Palouse is a perfect little road-trip town to visit
I don’t often come across the perfect, middle-of-nowhere town. One that’s charming, historic and revitalized, with fabulous scenery and one main drag.
Too often, such places go in one of two directions: straight downhill—because there’s nothing left to sustain them—or overrun and loved to death. Hitting the sweet spot of overlooked yet vibrant is the rarest of feats.
I might have found the holy grail in Palouse, Washington, a “city” of 1,000 and a stone’s throw from the Idaho border. Perhaps its greatest attribute is the location, along the eastern edge of the other-worldly Palouse Hills and their rich farming soils.
The fabulous Palouse Hills, just north of Pullman, Washington
Anyone who’s used those AAA state maps is familiar with their dotted lines, indicating a scenic highway. I follow those highlighted routes whenever I can, because they’re a pretty reliable indicator of a fabulous drive, often on a winding, uncrowded secondary highway. But occasionally, I’m left scratching my head.
For instance, I was recently driving north of Moscow, Idaho on Highway 95. Pretty enough, I guess, but hardly worthy of its exalted dotted status.
But just to the west, across the Washington border, are the Palouse Hills, crisscrossed by a network of secondary and smaller highways. Nary a one of them has earned the precious dots. Now, this is a crime. Continue reading →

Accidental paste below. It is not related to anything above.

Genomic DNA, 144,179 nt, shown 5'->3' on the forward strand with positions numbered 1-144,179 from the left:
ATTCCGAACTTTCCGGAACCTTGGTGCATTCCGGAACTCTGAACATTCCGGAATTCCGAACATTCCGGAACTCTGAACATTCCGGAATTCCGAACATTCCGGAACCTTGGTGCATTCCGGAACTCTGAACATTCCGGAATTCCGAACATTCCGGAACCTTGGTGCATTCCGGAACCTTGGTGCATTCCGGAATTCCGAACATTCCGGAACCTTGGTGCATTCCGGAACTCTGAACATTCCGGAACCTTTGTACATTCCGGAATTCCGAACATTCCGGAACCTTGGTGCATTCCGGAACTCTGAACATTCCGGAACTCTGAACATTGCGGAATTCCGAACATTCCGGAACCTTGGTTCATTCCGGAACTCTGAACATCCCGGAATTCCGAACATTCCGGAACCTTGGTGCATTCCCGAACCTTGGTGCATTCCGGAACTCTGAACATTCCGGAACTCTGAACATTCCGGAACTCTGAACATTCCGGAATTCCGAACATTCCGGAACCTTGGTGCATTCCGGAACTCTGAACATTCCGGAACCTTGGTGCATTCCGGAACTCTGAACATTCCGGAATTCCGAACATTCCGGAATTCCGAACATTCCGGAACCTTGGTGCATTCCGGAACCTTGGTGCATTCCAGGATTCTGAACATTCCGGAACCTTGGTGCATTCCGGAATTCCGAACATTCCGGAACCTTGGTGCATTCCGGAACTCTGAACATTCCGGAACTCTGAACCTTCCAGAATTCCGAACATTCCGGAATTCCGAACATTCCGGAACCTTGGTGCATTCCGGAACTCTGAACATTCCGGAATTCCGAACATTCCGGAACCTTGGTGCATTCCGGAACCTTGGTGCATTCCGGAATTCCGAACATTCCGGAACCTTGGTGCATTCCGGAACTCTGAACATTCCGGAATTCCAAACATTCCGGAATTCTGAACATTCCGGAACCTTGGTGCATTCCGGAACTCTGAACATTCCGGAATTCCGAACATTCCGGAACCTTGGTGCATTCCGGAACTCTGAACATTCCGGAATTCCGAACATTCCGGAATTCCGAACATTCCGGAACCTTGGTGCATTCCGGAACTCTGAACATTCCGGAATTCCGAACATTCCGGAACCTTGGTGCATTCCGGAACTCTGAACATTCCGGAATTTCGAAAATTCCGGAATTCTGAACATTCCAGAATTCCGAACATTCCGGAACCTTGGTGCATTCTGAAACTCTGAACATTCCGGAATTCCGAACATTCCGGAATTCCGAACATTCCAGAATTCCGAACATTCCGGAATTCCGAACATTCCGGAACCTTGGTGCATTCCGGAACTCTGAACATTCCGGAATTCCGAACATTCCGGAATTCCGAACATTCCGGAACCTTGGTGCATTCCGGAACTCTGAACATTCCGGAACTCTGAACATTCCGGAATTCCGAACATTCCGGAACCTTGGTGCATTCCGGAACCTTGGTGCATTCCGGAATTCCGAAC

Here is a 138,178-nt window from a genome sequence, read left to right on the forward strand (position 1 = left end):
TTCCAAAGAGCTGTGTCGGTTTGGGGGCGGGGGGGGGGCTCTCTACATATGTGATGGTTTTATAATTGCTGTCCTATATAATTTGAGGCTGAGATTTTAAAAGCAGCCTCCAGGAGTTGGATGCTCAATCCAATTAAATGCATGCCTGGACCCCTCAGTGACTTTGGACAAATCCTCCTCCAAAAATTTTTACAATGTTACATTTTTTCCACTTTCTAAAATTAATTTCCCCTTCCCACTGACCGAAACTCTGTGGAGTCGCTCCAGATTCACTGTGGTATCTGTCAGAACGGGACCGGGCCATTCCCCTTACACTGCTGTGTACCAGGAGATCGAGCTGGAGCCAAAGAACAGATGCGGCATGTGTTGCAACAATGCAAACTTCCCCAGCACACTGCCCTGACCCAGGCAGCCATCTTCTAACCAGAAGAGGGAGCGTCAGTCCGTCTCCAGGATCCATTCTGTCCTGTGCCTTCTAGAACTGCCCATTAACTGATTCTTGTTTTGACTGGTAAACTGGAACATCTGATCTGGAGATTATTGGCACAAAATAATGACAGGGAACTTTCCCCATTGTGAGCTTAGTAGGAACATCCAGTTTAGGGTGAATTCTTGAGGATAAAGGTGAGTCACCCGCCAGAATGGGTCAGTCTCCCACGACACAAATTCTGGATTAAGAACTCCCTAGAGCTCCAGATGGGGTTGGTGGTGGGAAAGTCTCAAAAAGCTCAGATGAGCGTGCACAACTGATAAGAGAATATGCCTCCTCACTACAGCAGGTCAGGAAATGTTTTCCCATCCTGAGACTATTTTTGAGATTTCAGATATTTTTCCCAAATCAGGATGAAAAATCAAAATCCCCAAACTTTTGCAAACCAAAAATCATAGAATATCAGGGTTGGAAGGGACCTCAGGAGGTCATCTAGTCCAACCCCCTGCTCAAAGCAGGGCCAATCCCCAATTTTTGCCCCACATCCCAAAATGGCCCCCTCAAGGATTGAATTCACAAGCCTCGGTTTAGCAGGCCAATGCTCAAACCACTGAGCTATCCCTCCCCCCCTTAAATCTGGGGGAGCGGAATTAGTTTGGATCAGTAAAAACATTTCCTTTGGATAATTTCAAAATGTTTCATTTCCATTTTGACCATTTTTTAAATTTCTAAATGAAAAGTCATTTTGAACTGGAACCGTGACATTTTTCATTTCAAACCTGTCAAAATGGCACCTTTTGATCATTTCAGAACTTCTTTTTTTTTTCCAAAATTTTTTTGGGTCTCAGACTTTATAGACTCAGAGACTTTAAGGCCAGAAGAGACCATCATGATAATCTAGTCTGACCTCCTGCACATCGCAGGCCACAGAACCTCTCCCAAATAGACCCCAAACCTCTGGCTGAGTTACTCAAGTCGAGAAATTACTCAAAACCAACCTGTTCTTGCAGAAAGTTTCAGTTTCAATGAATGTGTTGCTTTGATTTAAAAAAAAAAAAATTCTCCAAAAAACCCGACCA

It may not be so good at football, but Washington State University produces champion cheese
When I was growing up in Edmonton, Alberta, a big part of any visit from our Pullman, Washington relatives was the tin of Cougar Gold cheese they’d bring as a gift. It was old and crumbly and came in a nearly two-pound tin. Yes, a tin. In my opinion, it’s the finest sharp white cheddar in North America, developed in the 1930s and still produced by students at Washington State University, with the individual maker’s name stamped on each tin.
So when I hear South Fork Public House in Pullman has a mac and cheese with Cougar Gold sauce ($11.50), I have to head right over. I don’t need a menu, steering right past the burgers, sandwiches, sliders and other pub food straight to the mac and cheese. The bacon bits and scallion topping are nice but don’t get in the way of the thick, rich Cougar Gold sauce sticking to the penne like a warm blanket. Now, that’s my kind of childhood comfort food.
After licking the bowl clean, I go in search of Dissmore’s IGA, so I can take a tin or two back to Canada. Note: The cheese is cheaper to buy at Ferdinand’s Ice Cream Shoppe, if you can find nearby parking on campus, but it doesn’t have Dissmore’s outstanding selection of beers. It can also be ordered online in the U.S. through the link above.
South Fork Public House makes an excellent mac ‘n cheese featuring, of course, Cougar Gold